What Is Cash Flow From Investing Activities?
Cash flow from investing activities (CFI) is one of the sections on the cash flow statement that reports how much cash has been generated or spent from various investment-related activities in a specific period. Investing activities include purchases of physical assets, investments in securities, or the sale of securities or assets.
Negative cash flow is often indicative of a company’s poor performance. However, negative cash flow from investing activities might be due to significant amounts of cash being invested in the long-term health of the company, such as research and development.
What are Investing Activities in Accounting?
Let’s look at an example of what investing activities include. In this section of the cash flow statement, there can be a wide range of items listed and included, so it’s important to know how investing activities are handled in accounting.
Investing activities can include:
- Purchase of property plant, and equipment (PP&E), also known as capital expenditures
- Proceeds from the sale of PP&E
- Acquisitions of other businesses or companies
- Proceeds from the sale of other businesses (divestitures)
- Purchases of marketable securities (i.e., stocks, bonds, etc.)
- Proceeds from the sale of marketable securities
There are more items than just those listed above that can be included, and every company is different. The only sure way to know what’s included is to look at the balance sheet and analyze any differences between non-current assets over the two periods. Any changes in the values of these long-term assets (other than the impact of depreciation) mean there will be investing items to display on the cash flow statement.
How to Interpret Cash Flows from Investing Activities
The cash flows from investing activities line item is one of the more important items on the statement of cash flows, for it can be a substantial source or use of cash that significantly offsets any positive or negative amounts of cash flow generated from operations. It is particularly important in capital-heavy industries, such as manufacturing, that require large investments in fixed assets.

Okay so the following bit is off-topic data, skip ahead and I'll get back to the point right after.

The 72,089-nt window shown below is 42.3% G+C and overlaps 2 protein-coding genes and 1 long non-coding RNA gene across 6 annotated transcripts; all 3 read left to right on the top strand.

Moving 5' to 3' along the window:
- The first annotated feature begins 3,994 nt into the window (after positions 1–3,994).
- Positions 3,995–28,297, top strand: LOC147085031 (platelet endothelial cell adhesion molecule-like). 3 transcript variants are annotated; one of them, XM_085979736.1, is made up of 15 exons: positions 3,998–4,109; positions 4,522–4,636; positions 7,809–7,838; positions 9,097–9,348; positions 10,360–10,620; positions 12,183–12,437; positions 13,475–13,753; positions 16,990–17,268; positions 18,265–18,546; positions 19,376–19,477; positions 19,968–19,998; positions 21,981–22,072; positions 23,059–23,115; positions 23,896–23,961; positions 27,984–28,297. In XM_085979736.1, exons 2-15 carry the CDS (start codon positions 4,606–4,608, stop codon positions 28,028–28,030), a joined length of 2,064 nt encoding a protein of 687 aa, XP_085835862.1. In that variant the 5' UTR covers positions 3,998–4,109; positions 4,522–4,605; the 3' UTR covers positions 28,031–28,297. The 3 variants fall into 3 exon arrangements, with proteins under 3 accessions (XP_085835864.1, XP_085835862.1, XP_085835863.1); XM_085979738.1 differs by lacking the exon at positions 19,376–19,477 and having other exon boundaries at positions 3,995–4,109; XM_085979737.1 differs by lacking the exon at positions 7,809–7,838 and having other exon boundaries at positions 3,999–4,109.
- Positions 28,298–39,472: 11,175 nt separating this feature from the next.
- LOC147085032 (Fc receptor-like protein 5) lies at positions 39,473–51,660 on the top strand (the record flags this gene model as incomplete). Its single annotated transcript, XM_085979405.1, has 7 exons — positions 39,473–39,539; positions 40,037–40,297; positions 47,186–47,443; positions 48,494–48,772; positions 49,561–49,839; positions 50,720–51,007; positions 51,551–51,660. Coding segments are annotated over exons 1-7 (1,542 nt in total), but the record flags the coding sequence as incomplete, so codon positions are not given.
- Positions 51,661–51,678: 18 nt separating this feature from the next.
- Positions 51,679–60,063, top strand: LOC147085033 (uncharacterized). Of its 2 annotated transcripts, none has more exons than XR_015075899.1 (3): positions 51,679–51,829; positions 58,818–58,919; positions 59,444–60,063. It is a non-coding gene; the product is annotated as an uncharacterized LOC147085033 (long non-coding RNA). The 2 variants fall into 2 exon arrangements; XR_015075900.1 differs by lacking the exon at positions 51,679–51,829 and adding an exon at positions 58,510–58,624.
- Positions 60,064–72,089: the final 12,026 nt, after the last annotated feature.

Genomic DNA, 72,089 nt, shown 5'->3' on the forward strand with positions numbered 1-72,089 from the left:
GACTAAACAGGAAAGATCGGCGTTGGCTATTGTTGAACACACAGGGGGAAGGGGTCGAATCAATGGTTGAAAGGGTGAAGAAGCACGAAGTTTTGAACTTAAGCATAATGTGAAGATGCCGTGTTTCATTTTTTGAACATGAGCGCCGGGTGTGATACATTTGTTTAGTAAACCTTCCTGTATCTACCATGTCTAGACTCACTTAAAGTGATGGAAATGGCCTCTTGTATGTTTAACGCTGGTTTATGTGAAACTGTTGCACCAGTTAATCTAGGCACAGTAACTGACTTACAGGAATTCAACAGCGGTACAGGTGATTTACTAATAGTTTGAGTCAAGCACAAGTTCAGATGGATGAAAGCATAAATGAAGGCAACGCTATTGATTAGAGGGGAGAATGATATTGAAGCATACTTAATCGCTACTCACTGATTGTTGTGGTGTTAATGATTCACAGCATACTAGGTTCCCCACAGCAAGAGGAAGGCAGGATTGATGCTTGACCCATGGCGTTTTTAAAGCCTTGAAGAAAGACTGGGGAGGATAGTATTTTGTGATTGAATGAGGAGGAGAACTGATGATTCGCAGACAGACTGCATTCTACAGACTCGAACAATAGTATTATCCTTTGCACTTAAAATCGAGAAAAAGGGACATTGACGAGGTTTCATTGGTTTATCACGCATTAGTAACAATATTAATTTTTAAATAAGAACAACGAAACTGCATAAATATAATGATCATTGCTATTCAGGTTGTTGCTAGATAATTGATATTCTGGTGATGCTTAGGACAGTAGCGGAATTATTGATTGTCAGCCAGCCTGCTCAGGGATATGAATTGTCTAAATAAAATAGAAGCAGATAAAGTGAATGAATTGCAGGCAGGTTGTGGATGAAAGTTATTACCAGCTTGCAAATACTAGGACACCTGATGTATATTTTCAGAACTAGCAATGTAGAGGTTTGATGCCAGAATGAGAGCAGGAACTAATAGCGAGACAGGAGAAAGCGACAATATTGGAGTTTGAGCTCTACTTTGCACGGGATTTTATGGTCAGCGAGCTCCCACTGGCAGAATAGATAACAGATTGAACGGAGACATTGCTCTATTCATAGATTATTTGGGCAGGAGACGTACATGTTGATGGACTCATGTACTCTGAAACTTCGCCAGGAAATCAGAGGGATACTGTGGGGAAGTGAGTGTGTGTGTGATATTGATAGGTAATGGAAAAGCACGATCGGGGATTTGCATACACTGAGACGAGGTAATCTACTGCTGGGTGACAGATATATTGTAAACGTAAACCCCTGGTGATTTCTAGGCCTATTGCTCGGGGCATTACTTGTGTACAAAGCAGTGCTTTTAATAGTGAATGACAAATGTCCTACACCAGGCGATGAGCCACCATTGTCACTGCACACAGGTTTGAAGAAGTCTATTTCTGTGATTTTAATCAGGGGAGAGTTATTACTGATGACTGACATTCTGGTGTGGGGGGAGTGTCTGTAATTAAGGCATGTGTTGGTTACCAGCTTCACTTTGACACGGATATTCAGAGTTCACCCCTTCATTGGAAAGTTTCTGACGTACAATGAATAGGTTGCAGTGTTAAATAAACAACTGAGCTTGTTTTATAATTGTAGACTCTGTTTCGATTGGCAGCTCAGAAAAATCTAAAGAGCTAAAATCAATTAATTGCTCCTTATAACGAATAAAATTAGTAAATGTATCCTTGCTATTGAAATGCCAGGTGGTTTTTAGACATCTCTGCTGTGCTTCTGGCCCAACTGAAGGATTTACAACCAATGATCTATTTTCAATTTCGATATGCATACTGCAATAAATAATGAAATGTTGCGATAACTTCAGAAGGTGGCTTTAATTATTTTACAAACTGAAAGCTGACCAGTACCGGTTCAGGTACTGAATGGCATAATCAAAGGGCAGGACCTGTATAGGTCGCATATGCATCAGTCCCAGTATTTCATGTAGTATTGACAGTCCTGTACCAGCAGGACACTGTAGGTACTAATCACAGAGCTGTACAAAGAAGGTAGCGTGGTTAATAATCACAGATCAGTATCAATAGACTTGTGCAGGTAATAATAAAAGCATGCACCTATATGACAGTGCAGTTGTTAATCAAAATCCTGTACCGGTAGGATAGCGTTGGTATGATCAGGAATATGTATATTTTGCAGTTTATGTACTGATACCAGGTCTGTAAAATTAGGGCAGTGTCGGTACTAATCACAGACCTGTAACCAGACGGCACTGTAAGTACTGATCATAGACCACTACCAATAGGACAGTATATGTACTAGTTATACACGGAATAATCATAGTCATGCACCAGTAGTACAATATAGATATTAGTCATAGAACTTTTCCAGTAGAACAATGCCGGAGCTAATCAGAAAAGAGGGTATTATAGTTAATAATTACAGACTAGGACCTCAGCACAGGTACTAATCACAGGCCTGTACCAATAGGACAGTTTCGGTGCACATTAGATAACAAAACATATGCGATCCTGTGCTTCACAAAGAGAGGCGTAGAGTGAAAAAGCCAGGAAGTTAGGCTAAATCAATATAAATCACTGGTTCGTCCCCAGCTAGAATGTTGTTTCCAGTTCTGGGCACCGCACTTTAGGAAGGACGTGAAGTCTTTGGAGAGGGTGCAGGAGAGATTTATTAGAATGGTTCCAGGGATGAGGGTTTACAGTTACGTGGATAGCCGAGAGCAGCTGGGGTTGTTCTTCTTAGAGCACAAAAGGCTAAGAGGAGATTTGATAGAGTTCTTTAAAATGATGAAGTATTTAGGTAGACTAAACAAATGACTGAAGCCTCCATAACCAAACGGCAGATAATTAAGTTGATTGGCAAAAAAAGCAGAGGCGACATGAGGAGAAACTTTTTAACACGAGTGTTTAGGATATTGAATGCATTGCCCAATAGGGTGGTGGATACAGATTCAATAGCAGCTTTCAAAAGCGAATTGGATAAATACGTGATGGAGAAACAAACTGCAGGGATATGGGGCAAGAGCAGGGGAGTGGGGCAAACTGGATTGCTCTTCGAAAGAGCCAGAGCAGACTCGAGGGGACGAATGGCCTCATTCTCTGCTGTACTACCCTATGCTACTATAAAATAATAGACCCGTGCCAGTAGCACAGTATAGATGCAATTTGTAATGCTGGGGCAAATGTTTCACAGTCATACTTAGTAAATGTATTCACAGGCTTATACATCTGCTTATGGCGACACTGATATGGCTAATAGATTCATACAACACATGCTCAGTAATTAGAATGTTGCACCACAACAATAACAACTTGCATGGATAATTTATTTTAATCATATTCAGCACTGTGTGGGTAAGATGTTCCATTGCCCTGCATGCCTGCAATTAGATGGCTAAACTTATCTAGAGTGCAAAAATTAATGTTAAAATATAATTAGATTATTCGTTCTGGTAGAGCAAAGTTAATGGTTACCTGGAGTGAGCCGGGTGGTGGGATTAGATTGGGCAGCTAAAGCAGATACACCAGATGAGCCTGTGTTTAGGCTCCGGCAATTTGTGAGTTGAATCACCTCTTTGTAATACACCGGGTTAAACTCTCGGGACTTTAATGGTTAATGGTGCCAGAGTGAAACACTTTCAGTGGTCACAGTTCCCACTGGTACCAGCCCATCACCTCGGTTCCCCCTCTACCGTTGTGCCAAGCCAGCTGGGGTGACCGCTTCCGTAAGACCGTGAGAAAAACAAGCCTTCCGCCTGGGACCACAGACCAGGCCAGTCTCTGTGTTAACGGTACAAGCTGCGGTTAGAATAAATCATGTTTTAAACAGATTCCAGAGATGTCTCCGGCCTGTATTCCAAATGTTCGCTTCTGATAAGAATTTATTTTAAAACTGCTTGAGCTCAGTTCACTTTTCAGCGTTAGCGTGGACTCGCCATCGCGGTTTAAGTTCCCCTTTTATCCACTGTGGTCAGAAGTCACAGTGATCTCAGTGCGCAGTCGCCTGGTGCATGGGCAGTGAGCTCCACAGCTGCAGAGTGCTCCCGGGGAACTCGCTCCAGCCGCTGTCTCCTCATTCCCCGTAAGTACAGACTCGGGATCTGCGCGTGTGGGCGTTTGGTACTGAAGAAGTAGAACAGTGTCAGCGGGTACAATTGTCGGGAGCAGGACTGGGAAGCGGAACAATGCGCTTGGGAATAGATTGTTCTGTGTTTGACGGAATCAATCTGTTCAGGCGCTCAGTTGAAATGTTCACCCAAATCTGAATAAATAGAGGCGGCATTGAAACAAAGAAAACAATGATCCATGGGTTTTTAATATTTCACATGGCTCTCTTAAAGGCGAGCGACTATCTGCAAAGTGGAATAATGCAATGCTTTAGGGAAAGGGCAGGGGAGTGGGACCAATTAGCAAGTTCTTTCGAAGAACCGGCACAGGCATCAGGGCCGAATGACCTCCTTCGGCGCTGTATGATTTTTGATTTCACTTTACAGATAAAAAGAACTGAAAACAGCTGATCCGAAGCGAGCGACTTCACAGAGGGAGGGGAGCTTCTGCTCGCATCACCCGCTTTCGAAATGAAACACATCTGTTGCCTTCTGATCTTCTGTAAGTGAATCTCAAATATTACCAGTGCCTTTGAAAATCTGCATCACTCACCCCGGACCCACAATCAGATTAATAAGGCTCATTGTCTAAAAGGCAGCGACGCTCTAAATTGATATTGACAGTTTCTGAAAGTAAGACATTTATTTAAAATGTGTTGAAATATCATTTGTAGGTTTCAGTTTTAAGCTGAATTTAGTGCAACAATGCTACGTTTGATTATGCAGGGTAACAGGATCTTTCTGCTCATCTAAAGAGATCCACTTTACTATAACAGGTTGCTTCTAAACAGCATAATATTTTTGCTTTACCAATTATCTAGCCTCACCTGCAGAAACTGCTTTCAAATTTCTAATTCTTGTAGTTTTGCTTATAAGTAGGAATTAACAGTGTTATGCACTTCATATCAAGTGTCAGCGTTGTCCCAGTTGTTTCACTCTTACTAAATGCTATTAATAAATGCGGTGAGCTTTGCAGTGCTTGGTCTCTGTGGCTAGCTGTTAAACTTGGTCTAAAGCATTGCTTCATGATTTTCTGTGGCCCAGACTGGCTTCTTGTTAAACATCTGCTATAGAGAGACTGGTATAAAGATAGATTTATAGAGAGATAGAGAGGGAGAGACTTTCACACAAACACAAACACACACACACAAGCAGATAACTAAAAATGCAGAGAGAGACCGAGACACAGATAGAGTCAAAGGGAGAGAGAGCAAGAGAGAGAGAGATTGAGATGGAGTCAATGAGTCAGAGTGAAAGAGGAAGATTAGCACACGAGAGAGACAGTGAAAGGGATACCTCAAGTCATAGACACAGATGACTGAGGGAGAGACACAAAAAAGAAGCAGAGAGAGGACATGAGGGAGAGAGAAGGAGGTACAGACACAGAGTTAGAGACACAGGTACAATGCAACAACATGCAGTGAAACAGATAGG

When a business is reporting persistently negative net cash flows for the purchase of fixed assets, this is a strong indicator that the firm is in growth mode, and believes that it can generate a positive return on additional investments.
It can also be useful to examine these cash flows on a trend line. When there is a steady decline in investments in fixed assets, it can imply that management does not believe there are good investment opportunities within the business. If so, there should be an increase in dividend payouts, because management has chosen to instead send excess cash back to investors.
Alternatively, a decline in investments in fixed assets could imply that the firm is not profitable, and no longer has the cash to make further investments. If so, the profit figure on the firm’s income statement should be low or negative.
Example of Cash Flow From Investing Activities
Below is the cash flow statement from Apple Inc. (AAPL) according to the company’s 10-Q report issued on June 29, 2019.
The three sections of Apple’s statement of cash flows are listed with operating activities at the top and financing activities at the bottom of the statement (highlighted in orange). In the center, are the investing activities (highlighted in blue).
Investing activities that were cash flow negative are highlighted in red and include:
- Purchases of marketable securities for $21.9 billion
- Payments acquiring property, plant, and equipment for $7.7 billion
- Payments for business acquisitions and non-marketable securities
Investing activities that were cash flow positive are highlighted in green and include:
- Proceeds from maturities of marketable securities for $26.7 billion
- Proceeds from the sale of marketable securities for $49.5 billion
The net cash flows generated from investing activities were $46.6 billion for the period ending June 29, 2019. Overall Apple had a positive cash flow from investing activity despite spending nearly $8 billion on new property, plant, and equipment.